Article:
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Study: Pollution Forces Urbanites Out of Cities

Phil Hall
Apr 30, 2019
Photo credit: Getty Images/kodda

Forget about climate change–an old-school environmental crisis is responsible for driving one out of five urban residents out of their big-city homes.
According to HSBC’s annual Beyond the Bricks survey, 20 percent of city dwellers moved out of their urban homes in order to escape the impact of pollution on their well-being. Pollution was a greater source of self-imposed urban exile than the desire to start a family in the suburbs (15 percent) or to be closer to a significant other (15 percent).
Mental health also contributed to the outbound migration, with 20 percent of survey respondents acknowledging the potential for improved mental health in the suburbs influenced their decision to move. The availability of digital technology to enable remote working was a factor by 11 percent of respondents, and improved public transportation for easier commutes was cited by 10 percent.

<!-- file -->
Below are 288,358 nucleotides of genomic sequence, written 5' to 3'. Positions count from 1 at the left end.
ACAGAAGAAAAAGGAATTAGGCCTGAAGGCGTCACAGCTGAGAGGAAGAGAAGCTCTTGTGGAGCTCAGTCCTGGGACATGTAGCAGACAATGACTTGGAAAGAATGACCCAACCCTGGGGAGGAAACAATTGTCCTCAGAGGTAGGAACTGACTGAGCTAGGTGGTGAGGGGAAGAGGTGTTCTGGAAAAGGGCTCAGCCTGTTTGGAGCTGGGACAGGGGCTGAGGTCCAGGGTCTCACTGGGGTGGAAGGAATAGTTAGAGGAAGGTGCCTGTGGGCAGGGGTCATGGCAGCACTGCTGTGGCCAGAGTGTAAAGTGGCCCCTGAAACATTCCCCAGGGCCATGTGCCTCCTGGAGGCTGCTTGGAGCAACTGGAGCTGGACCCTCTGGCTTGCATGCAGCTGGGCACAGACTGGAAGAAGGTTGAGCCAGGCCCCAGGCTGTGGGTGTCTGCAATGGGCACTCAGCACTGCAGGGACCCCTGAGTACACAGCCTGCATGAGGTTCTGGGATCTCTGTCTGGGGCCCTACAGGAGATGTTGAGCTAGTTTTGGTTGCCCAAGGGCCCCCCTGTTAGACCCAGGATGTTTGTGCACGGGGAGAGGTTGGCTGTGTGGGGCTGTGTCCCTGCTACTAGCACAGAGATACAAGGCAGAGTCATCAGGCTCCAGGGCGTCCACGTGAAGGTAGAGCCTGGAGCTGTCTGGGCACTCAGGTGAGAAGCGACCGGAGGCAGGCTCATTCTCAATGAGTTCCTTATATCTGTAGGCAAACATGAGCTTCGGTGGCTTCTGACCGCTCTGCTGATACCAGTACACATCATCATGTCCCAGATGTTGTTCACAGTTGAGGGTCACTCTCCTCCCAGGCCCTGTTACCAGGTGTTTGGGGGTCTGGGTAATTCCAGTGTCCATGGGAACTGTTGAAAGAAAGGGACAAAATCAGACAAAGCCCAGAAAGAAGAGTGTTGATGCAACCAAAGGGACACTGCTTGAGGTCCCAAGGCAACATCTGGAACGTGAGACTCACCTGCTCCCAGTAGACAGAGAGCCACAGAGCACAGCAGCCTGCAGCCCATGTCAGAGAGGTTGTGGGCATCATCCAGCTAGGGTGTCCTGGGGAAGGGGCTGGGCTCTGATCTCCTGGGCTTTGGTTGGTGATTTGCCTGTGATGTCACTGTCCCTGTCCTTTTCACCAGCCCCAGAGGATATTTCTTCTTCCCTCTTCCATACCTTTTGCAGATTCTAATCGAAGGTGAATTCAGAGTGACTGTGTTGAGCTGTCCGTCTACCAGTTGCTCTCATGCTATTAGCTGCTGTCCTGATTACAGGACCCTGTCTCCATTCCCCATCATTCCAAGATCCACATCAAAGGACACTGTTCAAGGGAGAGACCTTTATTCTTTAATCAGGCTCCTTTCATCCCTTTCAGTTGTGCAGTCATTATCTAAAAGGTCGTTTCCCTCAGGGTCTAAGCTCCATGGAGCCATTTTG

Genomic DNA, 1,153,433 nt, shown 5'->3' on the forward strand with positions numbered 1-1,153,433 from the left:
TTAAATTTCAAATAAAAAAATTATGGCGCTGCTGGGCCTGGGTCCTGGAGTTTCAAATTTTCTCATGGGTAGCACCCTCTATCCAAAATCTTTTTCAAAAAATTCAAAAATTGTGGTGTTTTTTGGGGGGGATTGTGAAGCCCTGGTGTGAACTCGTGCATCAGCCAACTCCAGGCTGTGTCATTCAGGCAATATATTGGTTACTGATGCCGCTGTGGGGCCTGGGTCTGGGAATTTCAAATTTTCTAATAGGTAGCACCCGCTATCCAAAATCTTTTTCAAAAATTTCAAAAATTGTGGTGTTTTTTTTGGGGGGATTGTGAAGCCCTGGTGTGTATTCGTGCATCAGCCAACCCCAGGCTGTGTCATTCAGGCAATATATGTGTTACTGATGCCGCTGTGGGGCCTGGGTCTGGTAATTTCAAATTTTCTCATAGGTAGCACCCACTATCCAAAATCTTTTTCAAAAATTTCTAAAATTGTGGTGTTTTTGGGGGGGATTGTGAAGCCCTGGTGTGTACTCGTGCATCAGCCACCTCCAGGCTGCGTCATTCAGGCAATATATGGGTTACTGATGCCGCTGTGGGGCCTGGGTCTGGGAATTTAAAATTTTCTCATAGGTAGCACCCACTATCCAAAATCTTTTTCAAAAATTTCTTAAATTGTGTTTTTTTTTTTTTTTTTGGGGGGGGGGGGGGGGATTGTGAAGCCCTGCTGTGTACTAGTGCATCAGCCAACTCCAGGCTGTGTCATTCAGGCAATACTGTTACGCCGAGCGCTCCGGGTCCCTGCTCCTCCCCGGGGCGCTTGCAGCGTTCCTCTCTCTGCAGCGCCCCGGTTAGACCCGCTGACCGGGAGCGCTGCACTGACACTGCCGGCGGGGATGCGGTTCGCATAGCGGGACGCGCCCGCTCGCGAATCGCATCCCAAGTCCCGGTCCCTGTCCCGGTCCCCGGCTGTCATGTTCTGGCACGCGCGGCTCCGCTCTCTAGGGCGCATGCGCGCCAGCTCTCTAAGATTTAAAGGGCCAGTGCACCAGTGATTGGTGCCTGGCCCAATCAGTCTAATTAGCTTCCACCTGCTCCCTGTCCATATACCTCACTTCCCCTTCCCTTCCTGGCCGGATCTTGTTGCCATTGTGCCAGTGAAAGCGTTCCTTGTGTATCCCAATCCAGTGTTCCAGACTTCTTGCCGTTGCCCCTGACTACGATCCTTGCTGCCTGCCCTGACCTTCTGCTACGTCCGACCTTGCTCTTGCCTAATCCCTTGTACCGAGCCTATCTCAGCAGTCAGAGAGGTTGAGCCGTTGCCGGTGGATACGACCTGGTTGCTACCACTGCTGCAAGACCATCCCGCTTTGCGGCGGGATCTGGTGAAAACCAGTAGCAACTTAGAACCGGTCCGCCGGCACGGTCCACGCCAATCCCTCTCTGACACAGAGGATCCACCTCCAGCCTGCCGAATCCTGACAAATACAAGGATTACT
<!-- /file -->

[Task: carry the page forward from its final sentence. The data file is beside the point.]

“Choosing where to live is a very personal choice. We’ve noticed that health has become an important factor for some people when deciding where to buy a home,” said Raman Muralidharan, Head of U.S. Mortgage for HSBC’s Retail Banking and Wealth Management business. “A number of families seem to prefer buying a house in the suburbs rather than renting a small apartment in a city. They want more space, but also cleaner air and a calmer mind.”
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